Democrats are increasingly concerned over statewide races in Nevada as Latino voters in the state shift to the right, The Washington Post reports.
Democrats are particularly nervous about Sen. Catherine Cortez Masto’s race against former Republican Attorney General Adam Laxalt.
Cortez Masto, a Latino lawmaker who narrowly won her first race, is fighting to keep the Senate under Democratic control.
Polls show Cortez Masto effectively tied with Laxalt with just two weeks to go until the election.
Cortez Masto campaign launched Spanish-language ads in March and her campaign has spent more than $3 million on Spanish-language TV, radio and digital ads.
Laxalt campaign officials said they began assembling a coalition of Latino supporters even before the Republican primary.
Laxalt’s campaign has invested over $1 million into Spanish-language ads.
Democrats are also concerned whether Gov. Steve Sisolak can fend off Republican challenger Joe Lombardo, the Clark County sheriff.
Sisolak defeated Laxalt in 2018 by about four points but he is currently effectively deadlocked with Lombardo in the polls.
Sisolak’s decline mirrors that of Democrats around the state.
Hillary Clinton defeated Donald Trump among Nevada Latino voters by 31 points but President Joe Biden’s margin of victory over Trump shrank to 26 points.
With the economy weighing down Democrats’ approval ratings, Democrats are increasingly nervous days out from the election.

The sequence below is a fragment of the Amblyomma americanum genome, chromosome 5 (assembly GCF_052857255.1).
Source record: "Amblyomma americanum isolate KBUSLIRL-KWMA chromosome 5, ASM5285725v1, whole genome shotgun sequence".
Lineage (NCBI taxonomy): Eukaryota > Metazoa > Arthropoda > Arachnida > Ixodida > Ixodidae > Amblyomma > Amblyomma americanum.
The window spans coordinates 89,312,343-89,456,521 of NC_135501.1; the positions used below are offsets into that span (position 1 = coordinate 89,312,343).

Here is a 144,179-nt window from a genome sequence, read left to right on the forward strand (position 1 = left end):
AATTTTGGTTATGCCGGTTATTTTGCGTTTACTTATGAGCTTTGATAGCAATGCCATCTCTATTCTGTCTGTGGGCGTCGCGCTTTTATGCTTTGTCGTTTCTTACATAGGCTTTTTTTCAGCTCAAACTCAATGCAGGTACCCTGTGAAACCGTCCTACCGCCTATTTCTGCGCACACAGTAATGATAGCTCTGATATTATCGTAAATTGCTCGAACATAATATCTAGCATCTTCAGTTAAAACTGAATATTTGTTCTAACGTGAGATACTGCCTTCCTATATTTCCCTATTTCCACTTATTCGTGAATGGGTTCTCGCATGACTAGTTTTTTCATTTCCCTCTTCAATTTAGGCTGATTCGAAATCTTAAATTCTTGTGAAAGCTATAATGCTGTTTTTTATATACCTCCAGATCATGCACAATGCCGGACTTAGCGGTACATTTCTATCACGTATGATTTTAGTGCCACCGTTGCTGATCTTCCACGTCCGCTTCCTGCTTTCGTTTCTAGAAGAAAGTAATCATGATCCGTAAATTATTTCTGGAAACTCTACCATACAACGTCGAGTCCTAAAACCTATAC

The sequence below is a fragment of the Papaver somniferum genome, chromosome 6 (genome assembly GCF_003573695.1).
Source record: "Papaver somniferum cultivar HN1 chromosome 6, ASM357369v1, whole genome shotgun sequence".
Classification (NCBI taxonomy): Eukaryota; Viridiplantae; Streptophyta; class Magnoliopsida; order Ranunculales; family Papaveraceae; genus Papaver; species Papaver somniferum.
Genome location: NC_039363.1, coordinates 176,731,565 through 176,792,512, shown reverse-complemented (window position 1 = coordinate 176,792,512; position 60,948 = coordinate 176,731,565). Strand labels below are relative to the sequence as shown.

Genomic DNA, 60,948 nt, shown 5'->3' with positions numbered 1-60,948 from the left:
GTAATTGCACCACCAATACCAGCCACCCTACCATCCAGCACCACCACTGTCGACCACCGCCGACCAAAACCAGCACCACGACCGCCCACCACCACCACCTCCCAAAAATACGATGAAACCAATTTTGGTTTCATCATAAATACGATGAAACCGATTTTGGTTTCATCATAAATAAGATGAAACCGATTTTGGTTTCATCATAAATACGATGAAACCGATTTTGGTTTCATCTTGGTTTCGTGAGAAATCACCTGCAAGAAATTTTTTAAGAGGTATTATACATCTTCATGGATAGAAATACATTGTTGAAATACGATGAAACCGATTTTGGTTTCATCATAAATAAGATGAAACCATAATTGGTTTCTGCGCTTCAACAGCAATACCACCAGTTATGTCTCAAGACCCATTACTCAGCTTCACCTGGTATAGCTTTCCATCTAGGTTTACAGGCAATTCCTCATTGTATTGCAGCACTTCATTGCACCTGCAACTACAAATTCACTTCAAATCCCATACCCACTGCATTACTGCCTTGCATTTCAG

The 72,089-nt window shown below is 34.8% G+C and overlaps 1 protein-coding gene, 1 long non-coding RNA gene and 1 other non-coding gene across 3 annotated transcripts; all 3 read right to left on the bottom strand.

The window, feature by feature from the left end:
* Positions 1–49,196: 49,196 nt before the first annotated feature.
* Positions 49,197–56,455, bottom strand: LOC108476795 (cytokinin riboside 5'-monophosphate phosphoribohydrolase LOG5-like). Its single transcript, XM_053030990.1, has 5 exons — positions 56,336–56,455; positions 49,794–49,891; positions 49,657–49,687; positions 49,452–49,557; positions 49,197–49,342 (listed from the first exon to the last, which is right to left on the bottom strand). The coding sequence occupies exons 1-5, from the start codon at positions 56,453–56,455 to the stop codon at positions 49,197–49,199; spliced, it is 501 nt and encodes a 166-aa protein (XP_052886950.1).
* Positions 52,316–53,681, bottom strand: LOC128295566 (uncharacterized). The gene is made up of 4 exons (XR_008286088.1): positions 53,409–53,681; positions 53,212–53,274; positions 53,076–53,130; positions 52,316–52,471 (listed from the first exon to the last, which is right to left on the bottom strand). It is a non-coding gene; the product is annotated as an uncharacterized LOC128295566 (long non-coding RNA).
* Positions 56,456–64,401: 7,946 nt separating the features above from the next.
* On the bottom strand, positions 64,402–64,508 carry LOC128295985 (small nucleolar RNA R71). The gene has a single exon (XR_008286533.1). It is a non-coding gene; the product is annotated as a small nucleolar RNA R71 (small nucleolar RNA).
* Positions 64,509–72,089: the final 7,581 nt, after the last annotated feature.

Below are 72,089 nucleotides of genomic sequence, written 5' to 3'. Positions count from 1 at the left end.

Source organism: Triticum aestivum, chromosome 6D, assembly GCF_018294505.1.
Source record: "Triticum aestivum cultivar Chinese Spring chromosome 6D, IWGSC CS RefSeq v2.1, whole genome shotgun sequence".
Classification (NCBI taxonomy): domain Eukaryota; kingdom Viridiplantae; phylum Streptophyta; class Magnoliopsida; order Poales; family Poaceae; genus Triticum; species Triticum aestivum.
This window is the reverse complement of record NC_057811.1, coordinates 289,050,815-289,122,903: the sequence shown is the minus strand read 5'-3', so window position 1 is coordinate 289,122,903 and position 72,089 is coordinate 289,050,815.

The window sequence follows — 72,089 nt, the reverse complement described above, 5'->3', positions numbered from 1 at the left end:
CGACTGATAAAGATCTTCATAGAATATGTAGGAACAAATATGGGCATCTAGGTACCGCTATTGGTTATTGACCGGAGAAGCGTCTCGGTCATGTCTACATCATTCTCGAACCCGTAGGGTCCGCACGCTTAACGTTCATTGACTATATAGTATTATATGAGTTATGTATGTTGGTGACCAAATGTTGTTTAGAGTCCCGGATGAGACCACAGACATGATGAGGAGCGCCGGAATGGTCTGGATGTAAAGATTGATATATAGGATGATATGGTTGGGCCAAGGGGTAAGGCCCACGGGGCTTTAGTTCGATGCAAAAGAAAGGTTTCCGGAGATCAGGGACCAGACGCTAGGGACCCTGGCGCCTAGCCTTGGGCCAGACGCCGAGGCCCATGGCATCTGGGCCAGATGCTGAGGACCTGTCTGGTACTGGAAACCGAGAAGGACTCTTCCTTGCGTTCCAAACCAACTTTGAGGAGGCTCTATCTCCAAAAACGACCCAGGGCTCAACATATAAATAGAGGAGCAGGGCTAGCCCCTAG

Democrats won about two-thirds of the Latino vote in 2018 but that margin appears unlikely to repeat.
More than 10 congressional districts saw Trump’s share of the Latino vote grow by more than 5% from 2016 to 2020, particularly in Florida, Texas, and California.
“I think this is really part of a long arc of Hispanics kind of following in the footsteps of other immigrant groups that we’ve seen in the past,” Republican pollster Patrick Ruffini told the Post. “Over generations, they start blending in.”
“I think that there is this idea in many Democratic circles about how demography is destiny and demographic change is going to produce this electoral dividend,” added David Leal, a professor of government at the University of Texas at Austin. “It’s becoming a little more clear that this story is much more complicated than that.”